Raíz Común Awarded Tamaas Foundation Grant



[New York: June 28, 2021]  Ensayos is the recipient of a generous grant supporting the three-year project Raíz Común which combines indigenous language revitalization and ecological conservation through poetic means. An award from the Tamaas non-profit will support an open-ended translation process through which a core group of participants–writers, scientists, artists and Selk’nam indigenous activists–will establish indigenous meaning for ecological and cultural issues in Tierra del Fuego. Raíz Común is a “slow sisterly experiment in translation,” describes Camila Marambio, the founder of Ensayos, who also expresses her utmost gratitude to the artist Cecilia Vicuña who nominated Ensayos for the award. The project will begin with a discovery period connecting Selk’nam language study with issues of ecological importance in Tierra del Fuego, specifically the conservation of peat bogs by the Wildlife Conservation Society-Chile. This process will be led by Hema’ny Molina, a Selk’nam leader and writer, and Fernanda Olivares Molina, the first member of the community to return to Tierra del Fuego, Chile, from which the community was exiled in the late 19th and early 20th century. 

About Tamaas

Tamaas encourages and supports artists and creative thinkers to challenge their roles beyond that of witness. An inter-cultural association of earth arts justice, Tamaas invites collaborative engagement with the social imperatives of our times that call for subtle consciousness and an imaginative sensibility over the demands of profit. Tamaas is active through residencies, curatorial practices, collaborative projects and performances, an annual translation seminar and publications working to redistribute inequalities of power across disciplines.

Participant biographies:

Hema’ny Molina (Santiago, Chile) is a Selk’nam writer, poet, craftswoman and grandmother. Molina is president of the Selk’nam Corporation Chile, formed in 2015, which aims to dislodge the indigenous community from the stigma of “extinction.” The Covadonga Ona indigenous community gathers families of Selk’nam descendants who have maintained oral memory through the transmission of ancestral knowledge and connection over generations.

Fernanda Olivares (Porvenir, Chile), Hema’ny Molina’s daugther, is a Selk’nam woman and the president of the Hach Saye Foundation. She has a degree in hospitality management and is currently applying these skills to educate people in Tierra del Fuego about her culture.

Bárbara Saavedra (Santiago, Chile) is a biologist specializing in ecology and conservation and has been the director of Wildlife Conservation Society (WCS) for Chile since 2005. She received her PhD in Evolutionary Biology from the University of Chile. Recognized as one of Chile’s top 100 women leaders by the country’s leading newspaper, she has been director of the Ecological Society of Chile and member of the Civil Society Council of Institute of Human Rights of Chile, where she connects her vision of justice with biodiversity conservation. Her advocacy successes at WCS include the protection of 70,000 hectares of peatlands through the Chilean Ministry of Mining and the declaration of the Admiralty Sound as a Marine Protected Area.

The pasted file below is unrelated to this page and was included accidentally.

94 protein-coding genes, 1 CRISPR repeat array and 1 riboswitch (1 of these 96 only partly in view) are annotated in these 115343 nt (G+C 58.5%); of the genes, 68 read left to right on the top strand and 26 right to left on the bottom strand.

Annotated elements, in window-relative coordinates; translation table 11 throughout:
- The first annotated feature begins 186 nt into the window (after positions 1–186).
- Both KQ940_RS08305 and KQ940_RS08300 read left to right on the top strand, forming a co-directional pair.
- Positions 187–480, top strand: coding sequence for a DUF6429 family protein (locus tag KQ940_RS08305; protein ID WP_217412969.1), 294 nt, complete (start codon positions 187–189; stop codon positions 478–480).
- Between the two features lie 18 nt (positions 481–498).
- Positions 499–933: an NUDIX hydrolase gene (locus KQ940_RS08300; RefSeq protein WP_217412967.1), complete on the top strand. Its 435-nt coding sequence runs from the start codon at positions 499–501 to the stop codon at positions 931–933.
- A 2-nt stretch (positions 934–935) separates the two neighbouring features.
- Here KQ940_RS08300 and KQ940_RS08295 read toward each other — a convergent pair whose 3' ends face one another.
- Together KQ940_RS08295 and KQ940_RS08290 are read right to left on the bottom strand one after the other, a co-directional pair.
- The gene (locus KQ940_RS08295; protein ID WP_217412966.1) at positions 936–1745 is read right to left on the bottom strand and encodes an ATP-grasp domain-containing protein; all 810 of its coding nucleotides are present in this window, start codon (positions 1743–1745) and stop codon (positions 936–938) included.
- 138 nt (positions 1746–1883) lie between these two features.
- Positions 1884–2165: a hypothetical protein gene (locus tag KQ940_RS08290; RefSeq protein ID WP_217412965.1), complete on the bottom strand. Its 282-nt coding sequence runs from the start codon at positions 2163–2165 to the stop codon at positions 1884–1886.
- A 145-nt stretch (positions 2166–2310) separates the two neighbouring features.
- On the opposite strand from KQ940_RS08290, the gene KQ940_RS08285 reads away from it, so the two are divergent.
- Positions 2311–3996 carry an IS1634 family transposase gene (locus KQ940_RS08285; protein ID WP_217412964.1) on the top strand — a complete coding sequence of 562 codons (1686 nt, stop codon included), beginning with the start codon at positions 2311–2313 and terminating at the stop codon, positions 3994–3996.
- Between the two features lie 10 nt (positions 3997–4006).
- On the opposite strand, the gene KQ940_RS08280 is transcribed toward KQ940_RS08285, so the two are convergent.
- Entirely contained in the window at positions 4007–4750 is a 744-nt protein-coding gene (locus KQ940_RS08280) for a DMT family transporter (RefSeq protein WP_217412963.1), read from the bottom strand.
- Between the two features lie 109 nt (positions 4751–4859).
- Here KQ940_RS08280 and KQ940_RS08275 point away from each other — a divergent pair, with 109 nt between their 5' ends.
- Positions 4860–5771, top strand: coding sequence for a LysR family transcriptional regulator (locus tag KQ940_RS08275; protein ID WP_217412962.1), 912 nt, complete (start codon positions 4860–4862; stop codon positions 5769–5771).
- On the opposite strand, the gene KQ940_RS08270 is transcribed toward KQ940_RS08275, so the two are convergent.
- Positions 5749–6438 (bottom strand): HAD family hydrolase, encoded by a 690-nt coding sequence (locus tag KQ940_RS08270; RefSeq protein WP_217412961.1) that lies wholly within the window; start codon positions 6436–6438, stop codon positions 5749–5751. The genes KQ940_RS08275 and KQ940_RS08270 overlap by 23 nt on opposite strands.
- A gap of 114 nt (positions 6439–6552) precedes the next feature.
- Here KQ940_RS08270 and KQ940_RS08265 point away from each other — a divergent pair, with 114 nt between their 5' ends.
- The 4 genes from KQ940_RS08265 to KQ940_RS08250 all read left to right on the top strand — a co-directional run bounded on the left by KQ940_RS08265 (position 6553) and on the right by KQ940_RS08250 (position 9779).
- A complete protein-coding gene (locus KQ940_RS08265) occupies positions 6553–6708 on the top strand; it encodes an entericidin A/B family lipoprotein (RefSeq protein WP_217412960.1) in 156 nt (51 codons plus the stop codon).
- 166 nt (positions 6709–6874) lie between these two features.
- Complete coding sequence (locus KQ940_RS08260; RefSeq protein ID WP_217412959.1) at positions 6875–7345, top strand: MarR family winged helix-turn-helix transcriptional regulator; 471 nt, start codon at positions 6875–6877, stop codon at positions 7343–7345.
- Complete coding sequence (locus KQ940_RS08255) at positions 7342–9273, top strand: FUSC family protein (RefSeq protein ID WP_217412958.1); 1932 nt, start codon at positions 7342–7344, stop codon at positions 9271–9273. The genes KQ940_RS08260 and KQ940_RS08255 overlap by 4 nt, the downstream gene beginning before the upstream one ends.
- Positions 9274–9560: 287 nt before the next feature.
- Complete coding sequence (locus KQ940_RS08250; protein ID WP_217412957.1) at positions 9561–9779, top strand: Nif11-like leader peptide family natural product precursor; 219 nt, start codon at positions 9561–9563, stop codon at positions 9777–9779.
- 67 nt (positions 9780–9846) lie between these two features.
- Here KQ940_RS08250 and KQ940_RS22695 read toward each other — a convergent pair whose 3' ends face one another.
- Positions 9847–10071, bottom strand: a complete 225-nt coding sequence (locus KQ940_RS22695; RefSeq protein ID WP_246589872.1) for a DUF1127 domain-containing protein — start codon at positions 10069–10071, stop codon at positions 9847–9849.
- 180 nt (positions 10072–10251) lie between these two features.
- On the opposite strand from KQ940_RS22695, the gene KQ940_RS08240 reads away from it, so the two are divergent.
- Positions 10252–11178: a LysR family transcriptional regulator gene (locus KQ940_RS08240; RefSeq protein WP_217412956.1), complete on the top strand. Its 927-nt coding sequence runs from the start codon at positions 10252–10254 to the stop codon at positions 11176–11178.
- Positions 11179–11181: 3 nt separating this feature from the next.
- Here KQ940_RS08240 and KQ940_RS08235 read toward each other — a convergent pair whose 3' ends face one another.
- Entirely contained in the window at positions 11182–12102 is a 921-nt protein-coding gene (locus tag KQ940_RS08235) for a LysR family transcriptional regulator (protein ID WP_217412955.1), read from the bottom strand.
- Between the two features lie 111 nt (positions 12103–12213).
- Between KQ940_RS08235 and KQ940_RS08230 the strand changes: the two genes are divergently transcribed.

Melissa Carmody (Punta Arenas, Chile) is a conservation biologist and the manager of WCS Chile’s Karukinka Park on the Isla Grande of Tierra del Fuego. She has a Master’s in Environmental Conservation and Landscape Management from the University of Melbourne. She has worked for the Wildlife Conservation Society for eight years co-leading the areas of strategic conservation planning and effective protected area management.

Daniela Droguett (Punta Arenas, Chile) is a biologist and the regional director of the Wildlife Conservation Society in Magallanes. She is co-author of a handful of scientific publications related to areas of high conservation value, ecosystem services, and specific species such as the black-browed albatross and the huemul. Her knowledge spans issues of conservation, biodiversity, management of protected areas, gender leadership and conflict management related to environmental issues.

Christy Gast (Amenia, New York) is an artist based in New York whose sculptures and video installations focus on issues of politics and aesthetics with regard to landscape. Her work has been exhibited at MoMA/P.S.1 Contemporary Art Center, The New Museum of Contemporary Art, Performa, Exit Art and Artist’s Space in New York, Pérez Art Museum of Miami, the Bass Museum, the de la Cruz Collection and Nina Johnson Gallery in Miami, Matucana 100 and Patricia Ready Gallery in Santiago, CL and the Kadist Art Foundation in Paris. She is faculty in the Nomad Interdisciplinary MFA program at the University of Hartford. 

 Camila Marambio (Papudo, Chile) founded Ensayos in 2010. She is a Postdoctoral Fellow at the Royal Art Institute in Stockholm via The Seedbox: An Environmental Humanities Collaboratory, Linköping University, Sweden. She holds a PhD in Curatorial Practice from Monash University, Naarm/Melbourne, a M.A. in Modern Art: Curatorial Studies from Columbia University, NYC, and a Masters of Experiments in Art and Politics, Sciences Po, Paris. She is co-author of the books Slow Down Fast, A Toda Raja with Cecilia Vicuña (Errant Bodies Press, 2019) and Sandcastles: Softness as a New Planetary Ethics with Nina Lykke (forthcoming 2022).

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